One ebayer posed the question "I think your knife is absolutely fantastic ... where did you get information on knives of that kind given to staff ? Is there any history that goes with it ?" The seller's reply was "I bought the knife from a gentleman in West Palm Beach Florida who told me that somewhere in a book, or several books-it is mentioned. Also, that he knew of someone who saw another similar knife at a Civil War Show - with the same history as this knife."
The auction closed on January 28. There were no bids.
Editor's note: Here in the American South, the Civil War is referred to as "The War of Northern Aggression".
Clough and Ayer
Reader Mark Woodard found an envelope from the Rockwell Clough Company addressed to J. C. Ayer in Lowell, Massachusetts. Ayer was a customer of Clough for small corkscrew for his patent medicines and other products.
Trade cards from Dr. J. C. Ayer & Company, Lowell, Massachusetts advertise various products including Ague Cure, Cherry Pectoral, Hair Vigor, and Sarsaparilla.
Some of the trade cards picturing Clough corkscrews in the top of the bottle or on the reverse of the card:
For the story of Clough click here or to order the book click here.
With rare corkscrews fetching high prices, it opens the door for copies, fakes, and fraud in online sales schemes. Savvy readers are aware of some of the sources of these corkscrews and limit their buying to trusted known sellers. Unfortunately, many collectors are caught in the trap set by unscrupulous sellers. They end up paying high prices and either receive nothing at all or receive a corkscrew with questionable age, source, and validity.
Several months ago a seller from China, simply copied photos and word for word copy from the legitimate eBay sales of several rare corkscrews. They listed these corkscrews with "Buy-It-Now" features. Several collectors complained to eBay and the seller was removed. Unfortunately, such sellers can quickly get another eBay name and pop up again promoting bogus auctions.
To prevent anyone from warning a bidder about possible fraud, these sellers will often offer a "private sale". High bidder IDs will not be shown and under high bidder it will say "User ID kept private".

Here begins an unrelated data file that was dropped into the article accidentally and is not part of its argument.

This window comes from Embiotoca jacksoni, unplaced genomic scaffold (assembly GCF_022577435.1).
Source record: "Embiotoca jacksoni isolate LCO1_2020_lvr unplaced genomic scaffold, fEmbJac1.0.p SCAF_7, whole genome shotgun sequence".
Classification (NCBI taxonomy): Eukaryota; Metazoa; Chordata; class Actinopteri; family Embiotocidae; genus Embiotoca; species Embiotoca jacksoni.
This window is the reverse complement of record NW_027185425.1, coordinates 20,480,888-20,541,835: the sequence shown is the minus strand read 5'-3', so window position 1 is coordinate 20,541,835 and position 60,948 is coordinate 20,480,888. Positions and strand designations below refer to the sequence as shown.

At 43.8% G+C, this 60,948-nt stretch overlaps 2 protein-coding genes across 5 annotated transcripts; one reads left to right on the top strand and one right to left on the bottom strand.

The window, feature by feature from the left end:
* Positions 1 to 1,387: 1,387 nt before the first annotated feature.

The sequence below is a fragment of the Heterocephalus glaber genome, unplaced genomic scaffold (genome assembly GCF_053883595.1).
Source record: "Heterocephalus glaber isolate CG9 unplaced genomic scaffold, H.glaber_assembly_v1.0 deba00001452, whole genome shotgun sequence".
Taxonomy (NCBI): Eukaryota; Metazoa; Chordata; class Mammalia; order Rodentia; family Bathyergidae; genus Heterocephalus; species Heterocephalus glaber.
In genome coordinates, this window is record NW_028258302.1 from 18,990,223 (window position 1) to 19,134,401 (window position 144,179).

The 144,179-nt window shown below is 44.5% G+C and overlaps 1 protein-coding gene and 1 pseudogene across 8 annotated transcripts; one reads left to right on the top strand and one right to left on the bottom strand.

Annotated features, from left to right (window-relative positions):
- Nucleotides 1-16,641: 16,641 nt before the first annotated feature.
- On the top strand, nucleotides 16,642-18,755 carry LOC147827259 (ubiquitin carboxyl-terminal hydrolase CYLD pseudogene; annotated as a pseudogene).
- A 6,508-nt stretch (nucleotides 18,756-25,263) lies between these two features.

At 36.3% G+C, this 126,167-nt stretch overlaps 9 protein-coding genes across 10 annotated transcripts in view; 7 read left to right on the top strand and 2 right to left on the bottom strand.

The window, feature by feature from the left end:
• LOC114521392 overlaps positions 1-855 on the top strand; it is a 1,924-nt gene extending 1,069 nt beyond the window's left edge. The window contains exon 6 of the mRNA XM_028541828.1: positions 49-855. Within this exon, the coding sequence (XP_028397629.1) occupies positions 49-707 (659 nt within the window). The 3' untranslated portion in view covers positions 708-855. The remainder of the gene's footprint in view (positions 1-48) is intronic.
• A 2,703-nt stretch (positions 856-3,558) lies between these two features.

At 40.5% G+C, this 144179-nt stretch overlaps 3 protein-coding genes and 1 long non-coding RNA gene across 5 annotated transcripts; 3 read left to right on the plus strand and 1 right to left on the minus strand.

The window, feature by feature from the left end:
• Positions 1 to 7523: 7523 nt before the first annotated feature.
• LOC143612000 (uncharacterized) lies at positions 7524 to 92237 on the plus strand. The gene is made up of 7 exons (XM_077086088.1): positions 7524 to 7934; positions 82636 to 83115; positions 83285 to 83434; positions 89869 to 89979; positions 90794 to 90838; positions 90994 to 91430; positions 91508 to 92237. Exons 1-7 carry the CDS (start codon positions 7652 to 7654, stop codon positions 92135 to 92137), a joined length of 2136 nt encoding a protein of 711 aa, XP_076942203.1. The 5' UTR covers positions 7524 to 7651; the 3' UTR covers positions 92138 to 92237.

Readers are cautioned to check the feedback on sellers before bidding. And look closely, there are a number of schemes where sellers will inflate their feedback by selling to themselves or buying from themselves using different names and subsequently posting positive feedback. In addition, they may have friends who will also assist in pumping up their feedback.
One reader wrote: "A seller from 'Belarus' is listing what appears to be very high quality corkscrews, however, the authenticity is suspicious, and the fakery very good. One item is a fancy version of the Detroit Leg [above left] ... If you compare the eBay photos of the item to a photo of the same item in O'Leary's book, page 88, you can see the difference in detail...i.e. the shoe. The worm is also different, and has more mass, as well as does the shank."
The reader also wrote: "Another fairly impressive fake has been posted on eBay [above right]. It's been confirmed by a well known author on the subject that it is a fake. The cage does not match the original, and the condition of the cage is nearly perfect, where the worm is corroded and rusty. The handle is incongruous as well. The fake is meant to be a copy of W. Neues' 1897 DRGM. You can find a photo and description of it in Ferd Peter's book on DRGMs, on page 25."
Another reader wrote: "I just inform you that all the corkscrews of this seller [from Belarus] are false. He changed all the time his ID but always registered in Bielorussia. I've the address of this seller as he bought from me a Pérille catalogue in the past, perhaps in order to make false. Be careful, there some details who are missing out his corkscrews [not receiving]."
... Buyer Beware!
©2007 Don Bull, Editor